Memory 50 is operatively connected to a function 52 which calculates an adjusted motor speed indication signal. The resulting adjusted motor speed indication signal is electrically connected to one input of a comparing function 48. Memory 50 provides the previously stored sensitivity value Kx for the trap sub-zone in which the window is presently located to adjusted motor speed indication signal calculation 52. Adjusted motor speed indication signal calculation 52 multiplies the motor speed indication signal MS by the stored sensitivity value Kx to determine an adjusted motor speed indication signal value ("AMS"). The adjusted motor speed indication signal value is provided as an input to comparing function 48. The new sensitivity value Kx is updated, if needed, with each monitored commutation pulse. Updating of the sensitivity value Kx in this manner provides one aspect of the adaptive feature of the present invention.

Comparing function 48 is electrically connected to a fault counter 54. At each occurrence of a valid commutation pulse, comparing function 48 compares the adjusted motor speed indication signal value AMS with the reference motor speed indication value RefMS. When the AMS value is greater than or equal to the RefMS value, i.e., the motor speed is less than an average motor speed by a predetermined amount, comparing function 48 outputs a fault signal to increment a fault counter 54. The greater the sensitivity value Kx, the lower the trap force required to trigger the comparing function 48 and hence, a soft trap.

Fault counter 54 is electrically connected to a trap decision function 56. When fault counter 54 has a count that is greater than three (3), thereby indicating the occurrence of three or more consecutive fault detections, a trap signal is provided to trap decision 56. When the AMS value is less than the RefMS value, comparing function 48 provides a reset signal to fault counter 54 and the fault count is reset to zero (0). A different number of fault occurrences may be used to provide a trap signal to trap decision 56. Trap decision 56 is electrically connected to the window command decision 38. When trap decision 56 receives a trap signal from fault counter 54, i.e., when three consecutive faults have occurred, trap decision 56 sets the trap flag. Fault counter 54 is reset each time a new window command is provided by window command decision 38.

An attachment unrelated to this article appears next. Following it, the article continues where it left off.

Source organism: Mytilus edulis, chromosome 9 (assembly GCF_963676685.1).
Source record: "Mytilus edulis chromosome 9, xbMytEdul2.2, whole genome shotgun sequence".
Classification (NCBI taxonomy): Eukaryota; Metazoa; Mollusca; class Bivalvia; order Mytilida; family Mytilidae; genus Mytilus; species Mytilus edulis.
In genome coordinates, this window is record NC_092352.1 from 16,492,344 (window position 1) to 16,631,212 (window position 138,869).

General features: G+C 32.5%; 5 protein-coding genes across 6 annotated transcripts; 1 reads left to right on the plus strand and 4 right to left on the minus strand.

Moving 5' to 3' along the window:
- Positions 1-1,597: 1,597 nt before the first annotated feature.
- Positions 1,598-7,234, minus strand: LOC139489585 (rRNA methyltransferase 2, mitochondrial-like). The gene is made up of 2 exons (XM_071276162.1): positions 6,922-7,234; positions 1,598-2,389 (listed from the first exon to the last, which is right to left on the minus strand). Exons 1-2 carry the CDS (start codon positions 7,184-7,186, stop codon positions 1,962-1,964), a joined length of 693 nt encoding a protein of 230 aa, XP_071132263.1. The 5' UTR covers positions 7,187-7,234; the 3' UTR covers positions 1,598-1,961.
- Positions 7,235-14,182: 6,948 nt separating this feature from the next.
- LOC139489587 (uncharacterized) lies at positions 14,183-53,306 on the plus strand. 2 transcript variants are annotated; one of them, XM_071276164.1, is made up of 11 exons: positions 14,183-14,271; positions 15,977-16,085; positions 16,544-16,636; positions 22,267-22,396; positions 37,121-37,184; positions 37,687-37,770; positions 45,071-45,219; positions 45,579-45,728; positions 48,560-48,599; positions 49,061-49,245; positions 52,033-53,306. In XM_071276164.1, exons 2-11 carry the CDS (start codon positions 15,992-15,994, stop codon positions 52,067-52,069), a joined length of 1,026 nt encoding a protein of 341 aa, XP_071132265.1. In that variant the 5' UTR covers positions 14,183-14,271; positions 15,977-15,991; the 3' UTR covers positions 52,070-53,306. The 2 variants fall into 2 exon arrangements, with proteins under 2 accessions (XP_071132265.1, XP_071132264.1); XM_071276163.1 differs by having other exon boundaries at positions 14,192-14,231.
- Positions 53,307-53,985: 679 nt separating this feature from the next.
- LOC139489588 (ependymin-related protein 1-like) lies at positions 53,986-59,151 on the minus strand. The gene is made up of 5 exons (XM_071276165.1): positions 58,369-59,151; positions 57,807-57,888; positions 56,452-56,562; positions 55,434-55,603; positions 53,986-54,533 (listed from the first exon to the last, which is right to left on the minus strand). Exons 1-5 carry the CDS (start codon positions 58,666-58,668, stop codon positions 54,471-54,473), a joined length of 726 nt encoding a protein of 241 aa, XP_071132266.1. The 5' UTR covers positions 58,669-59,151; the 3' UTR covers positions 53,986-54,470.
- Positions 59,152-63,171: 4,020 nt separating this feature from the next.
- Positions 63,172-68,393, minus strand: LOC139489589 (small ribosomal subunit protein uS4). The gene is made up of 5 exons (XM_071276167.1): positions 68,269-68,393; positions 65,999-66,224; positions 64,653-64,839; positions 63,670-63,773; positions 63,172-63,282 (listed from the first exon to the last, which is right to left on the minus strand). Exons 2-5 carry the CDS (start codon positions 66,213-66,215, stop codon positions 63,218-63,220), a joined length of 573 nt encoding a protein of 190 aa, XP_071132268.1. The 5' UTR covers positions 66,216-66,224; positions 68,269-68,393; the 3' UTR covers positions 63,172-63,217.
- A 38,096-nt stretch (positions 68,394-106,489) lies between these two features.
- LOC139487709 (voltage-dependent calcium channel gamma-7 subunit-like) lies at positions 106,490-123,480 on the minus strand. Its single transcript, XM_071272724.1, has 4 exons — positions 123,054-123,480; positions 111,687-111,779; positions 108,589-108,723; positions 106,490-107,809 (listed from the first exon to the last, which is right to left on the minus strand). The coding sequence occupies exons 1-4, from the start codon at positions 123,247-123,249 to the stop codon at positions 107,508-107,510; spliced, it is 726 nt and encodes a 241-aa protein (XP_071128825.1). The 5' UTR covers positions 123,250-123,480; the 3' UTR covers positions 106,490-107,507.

Noise filter 42 is also electrically connected to a window position determining function 58 and a motor stall detection function 60. Window command decision 38 is also electrically connected to window position determination function 58 and provides the direction of present window movement, i.e. up, down, stopped, as an input to window position determination function 58. Window position determining function 58 determines the present location of the window by counting the total number of window motor commutation pulses. The counter counts up or down according to the direction of motor rotation. Total window position counts for a particular vehicle window may be, for example, 500 commutation pulses or window position counts, from a fully closed position to a fully open position. Different vehicle windows may have different counts between full closed and full opened. The zero (0) window position count represents a fully closed window and the 500 window position count represents the fully opened window position.